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Friday, November 26, 2010

Shrimp Bycatch - Why Care?

Next time you see that pound of wild-caught shrimp at the grocer or fish market, think a bit before putting it into your shopping cart. That pound of wild-caught shrimp may have cost the lives of up to 20 pounds of other marine life including sea turtles, rays, crab, coral, sponges, bony fish like flounder and herring, and occasionally a sea mammal or large fish like a shark. These other animals caught incidentally when fishing for a commercial species are called "bycatch."

What's the problem? Aren't these animals re-released to go about their lives?

While yes, these other, "undesirable" animals are usually thrown back into the sea as discard, most are already dead or dying by the time they make it on board the shrimp trawler. So that pound of wild-caught shrimp on your table also caused the deaths of up to 20 pounds of other species. The discarded animals become food for marine scavengers...they don't go back to leading their normal lives, swimming or crawling along the bottom happily-ever-after. And obviously, because they are killed, they are removed from the breeding population of their species thus depleting that species numbers even further.

The amount of bycatch varies from region to region and the type of fish that is the intended catch. Shrimp trawling causes the largest ratio of bycatch. The UN's Food and Agriculture Organization has documented shrimp trawling bycatch rates of up to 20:1 (20 pounds of other species are caught and discarded for every 1 pound of shrimp). They calculate the world average at just about 6:1. Shrimp trawlers in the USA have bycatch ratios that average between 3:1 and 15:1. To put this into perspective, in the Gulf of Mexico alone, being caught in shrimp tral nets kills from 25 - 45 million red snapper per year...and that isn't the only species in the bycatch.

In some areas of the USA, progress is being made to reduce bycatch by shrimp trawlers. One example is in the Gulf of Maine and the introduction of a new type of trawling net that doesn't have a top (conveniently called "topless trawl"). This new type of trawl net can reduce bycatch from about 30% of the total catch ( or 3:7 bycatch to shrimp ratio), down to about 10% of the total catch (1:9 bycatch to shrimp ratio). While most of the bycatch decreases with this new type of net, the flounder bycatch actually increases.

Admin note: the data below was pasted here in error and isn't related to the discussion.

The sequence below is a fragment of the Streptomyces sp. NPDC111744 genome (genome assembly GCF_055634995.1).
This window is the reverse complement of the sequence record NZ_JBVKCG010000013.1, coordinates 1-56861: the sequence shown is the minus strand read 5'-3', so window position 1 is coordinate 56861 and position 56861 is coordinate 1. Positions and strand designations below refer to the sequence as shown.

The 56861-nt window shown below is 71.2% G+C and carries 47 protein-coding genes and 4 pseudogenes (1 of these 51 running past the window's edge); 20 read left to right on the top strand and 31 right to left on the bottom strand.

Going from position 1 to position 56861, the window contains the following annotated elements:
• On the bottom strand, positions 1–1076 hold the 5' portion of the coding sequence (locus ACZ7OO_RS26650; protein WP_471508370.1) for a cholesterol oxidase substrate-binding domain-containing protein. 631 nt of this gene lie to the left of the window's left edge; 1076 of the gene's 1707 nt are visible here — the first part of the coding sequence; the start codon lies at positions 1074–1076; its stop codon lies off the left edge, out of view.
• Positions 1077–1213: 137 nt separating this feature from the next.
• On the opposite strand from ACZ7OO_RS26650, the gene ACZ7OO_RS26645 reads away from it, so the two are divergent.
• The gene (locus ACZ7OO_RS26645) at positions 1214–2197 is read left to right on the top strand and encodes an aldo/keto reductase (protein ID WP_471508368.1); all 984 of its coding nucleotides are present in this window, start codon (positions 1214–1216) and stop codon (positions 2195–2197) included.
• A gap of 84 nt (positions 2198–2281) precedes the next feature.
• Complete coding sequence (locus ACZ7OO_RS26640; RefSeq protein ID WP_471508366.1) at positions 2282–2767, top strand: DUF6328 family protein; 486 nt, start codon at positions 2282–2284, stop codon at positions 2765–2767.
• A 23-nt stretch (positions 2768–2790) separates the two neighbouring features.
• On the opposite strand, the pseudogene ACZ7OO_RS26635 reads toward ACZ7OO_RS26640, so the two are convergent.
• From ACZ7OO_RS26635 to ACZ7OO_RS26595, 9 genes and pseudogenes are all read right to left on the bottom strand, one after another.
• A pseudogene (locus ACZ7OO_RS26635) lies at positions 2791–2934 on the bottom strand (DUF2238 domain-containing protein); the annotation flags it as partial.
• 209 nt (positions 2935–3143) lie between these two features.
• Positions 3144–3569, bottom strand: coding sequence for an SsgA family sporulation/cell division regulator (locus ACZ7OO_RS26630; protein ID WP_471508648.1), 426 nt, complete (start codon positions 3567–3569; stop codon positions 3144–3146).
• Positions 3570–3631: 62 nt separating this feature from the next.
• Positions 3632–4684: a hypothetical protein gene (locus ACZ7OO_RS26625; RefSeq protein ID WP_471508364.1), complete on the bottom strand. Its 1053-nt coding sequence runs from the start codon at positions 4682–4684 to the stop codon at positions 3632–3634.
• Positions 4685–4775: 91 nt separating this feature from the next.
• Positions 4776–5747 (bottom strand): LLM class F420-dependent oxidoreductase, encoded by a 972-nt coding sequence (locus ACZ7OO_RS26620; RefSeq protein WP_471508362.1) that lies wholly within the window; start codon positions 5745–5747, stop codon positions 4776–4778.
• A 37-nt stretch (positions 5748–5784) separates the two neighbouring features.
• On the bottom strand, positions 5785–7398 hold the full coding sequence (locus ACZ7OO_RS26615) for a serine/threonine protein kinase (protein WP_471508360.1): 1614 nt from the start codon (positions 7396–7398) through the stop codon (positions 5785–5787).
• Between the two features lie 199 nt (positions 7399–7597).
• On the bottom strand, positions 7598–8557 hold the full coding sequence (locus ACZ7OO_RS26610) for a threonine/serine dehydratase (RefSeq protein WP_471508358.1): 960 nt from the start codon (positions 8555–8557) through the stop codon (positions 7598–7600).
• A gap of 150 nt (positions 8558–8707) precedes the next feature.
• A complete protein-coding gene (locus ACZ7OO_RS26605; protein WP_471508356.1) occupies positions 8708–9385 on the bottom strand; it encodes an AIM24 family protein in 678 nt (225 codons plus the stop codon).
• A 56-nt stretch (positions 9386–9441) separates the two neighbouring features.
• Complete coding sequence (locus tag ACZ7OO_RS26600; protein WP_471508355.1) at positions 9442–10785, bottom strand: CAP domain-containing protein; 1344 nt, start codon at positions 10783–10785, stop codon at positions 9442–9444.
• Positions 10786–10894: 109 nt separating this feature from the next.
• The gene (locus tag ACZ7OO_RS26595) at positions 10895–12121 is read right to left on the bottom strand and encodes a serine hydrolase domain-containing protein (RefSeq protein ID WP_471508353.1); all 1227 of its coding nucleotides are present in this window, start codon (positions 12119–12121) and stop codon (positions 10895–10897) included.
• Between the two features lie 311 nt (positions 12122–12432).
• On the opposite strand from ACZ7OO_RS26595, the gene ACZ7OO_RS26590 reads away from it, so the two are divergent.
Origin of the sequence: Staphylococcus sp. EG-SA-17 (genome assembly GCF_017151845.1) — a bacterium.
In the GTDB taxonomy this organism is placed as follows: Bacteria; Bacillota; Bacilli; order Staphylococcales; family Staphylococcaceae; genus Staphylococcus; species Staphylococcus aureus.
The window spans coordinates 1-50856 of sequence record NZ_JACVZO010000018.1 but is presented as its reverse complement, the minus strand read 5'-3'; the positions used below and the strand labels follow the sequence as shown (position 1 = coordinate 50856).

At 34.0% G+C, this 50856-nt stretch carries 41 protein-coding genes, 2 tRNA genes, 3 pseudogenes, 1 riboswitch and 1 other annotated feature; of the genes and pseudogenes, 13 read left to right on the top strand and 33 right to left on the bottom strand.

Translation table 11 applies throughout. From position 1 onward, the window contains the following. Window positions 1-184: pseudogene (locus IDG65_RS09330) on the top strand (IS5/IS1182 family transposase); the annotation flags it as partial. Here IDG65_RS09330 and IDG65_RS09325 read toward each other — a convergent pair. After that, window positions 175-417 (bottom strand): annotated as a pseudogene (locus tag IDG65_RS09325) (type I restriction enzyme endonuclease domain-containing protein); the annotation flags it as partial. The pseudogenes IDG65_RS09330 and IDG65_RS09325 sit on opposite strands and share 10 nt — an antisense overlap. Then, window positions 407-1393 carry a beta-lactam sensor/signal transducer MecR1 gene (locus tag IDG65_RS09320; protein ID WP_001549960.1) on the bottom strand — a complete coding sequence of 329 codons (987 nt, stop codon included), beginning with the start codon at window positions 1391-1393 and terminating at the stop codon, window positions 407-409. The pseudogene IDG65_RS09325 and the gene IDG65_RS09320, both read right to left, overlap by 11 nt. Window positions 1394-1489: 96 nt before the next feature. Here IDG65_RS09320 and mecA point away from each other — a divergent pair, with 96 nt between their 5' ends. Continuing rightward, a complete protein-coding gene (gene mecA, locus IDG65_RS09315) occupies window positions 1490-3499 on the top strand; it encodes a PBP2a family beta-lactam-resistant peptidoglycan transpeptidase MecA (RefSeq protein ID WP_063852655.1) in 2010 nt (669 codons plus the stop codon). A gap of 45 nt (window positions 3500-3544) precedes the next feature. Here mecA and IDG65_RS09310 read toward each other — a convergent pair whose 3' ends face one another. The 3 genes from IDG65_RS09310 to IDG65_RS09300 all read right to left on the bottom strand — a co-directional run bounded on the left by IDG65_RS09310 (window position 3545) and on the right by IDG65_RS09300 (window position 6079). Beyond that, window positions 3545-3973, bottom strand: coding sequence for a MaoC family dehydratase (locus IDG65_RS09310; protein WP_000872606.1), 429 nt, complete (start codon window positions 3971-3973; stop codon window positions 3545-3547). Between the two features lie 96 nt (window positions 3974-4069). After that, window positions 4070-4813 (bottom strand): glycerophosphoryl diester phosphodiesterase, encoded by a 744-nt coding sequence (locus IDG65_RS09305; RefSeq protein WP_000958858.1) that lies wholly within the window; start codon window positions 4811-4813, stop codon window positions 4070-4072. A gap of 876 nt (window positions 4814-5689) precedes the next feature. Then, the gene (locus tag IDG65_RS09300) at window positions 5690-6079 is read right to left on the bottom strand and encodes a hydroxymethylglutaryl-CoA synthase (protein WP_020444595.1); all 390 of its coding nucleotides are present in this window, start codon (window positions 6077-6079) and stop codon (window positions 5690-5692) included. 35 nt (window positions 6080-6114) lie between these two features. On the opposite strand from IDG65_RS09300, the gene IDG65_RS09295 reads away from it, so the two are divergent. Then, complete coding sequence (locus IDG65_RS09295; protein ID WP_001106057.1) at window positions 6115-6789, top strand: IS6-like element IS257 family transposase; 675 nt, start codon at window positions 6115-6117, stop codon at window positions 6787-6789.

Yes, this new net is a little ray of good news. Other good news comes from shrimp fisheries with tight regulations, such as (again) the Gulf of Maine. But don't reach for that second pound of shrimp quite yet - bottom trawling has other effects that I'll bring up in a future post.

So what's a responsible consumer to do?

The first thing I'd like you to do is think before you buy. Think of every dollar you spend at the grocery store or fish market as a vote. By purchasing something, you are giving a big YES vote to how it's captured, processed, packaged, shipped, and marketed. Know what you are voting for. Also, research what you eat - I will continue to post on ocean topics here, but I encourage you to do your own research. Search the library, the internet, talk to local fishermen if you can, inform and educate yourself. Don't believe everything you hear or read :) Use the brain you were given to discover the facts, then decide for yourself how you want to shop, based on your own values system.

My personal philosophy is now to severely limit my consumption of commercial, wild-caught sea fish, down to almost nothing. I will perhaps eat a pound of local, Maine pink shrimp when they are in season, or a Maine lobster now and again, but I won't purchase and eat anything my research has shown me to be unsustainable. Is that the right choice for you? I don't know...that's for you to decide.

For further information:

He, P., D. Goethel, and T. Smith. 2007. Design and test of a topless shrimp trawl to reduce pelagic fish bycatch in the Gulf of Maine pink shrimp fishery. J. Northw. Atl. Fish. Sci., 38: 13–21. doi:10.2960/J.v38.m591

^ "Gulf of Mexico Red Snapper: Assessment Summary Report.". Southeast Data, Assessment, and Review (SEDAR) Stock Assessment Report of SEDAR. 2005. 

Morgan, LE; Chuenpagdee, R (2003). Shifting Gears. Addressing the Collateral Impacts of Fishing Methods in U.S. Waters.  

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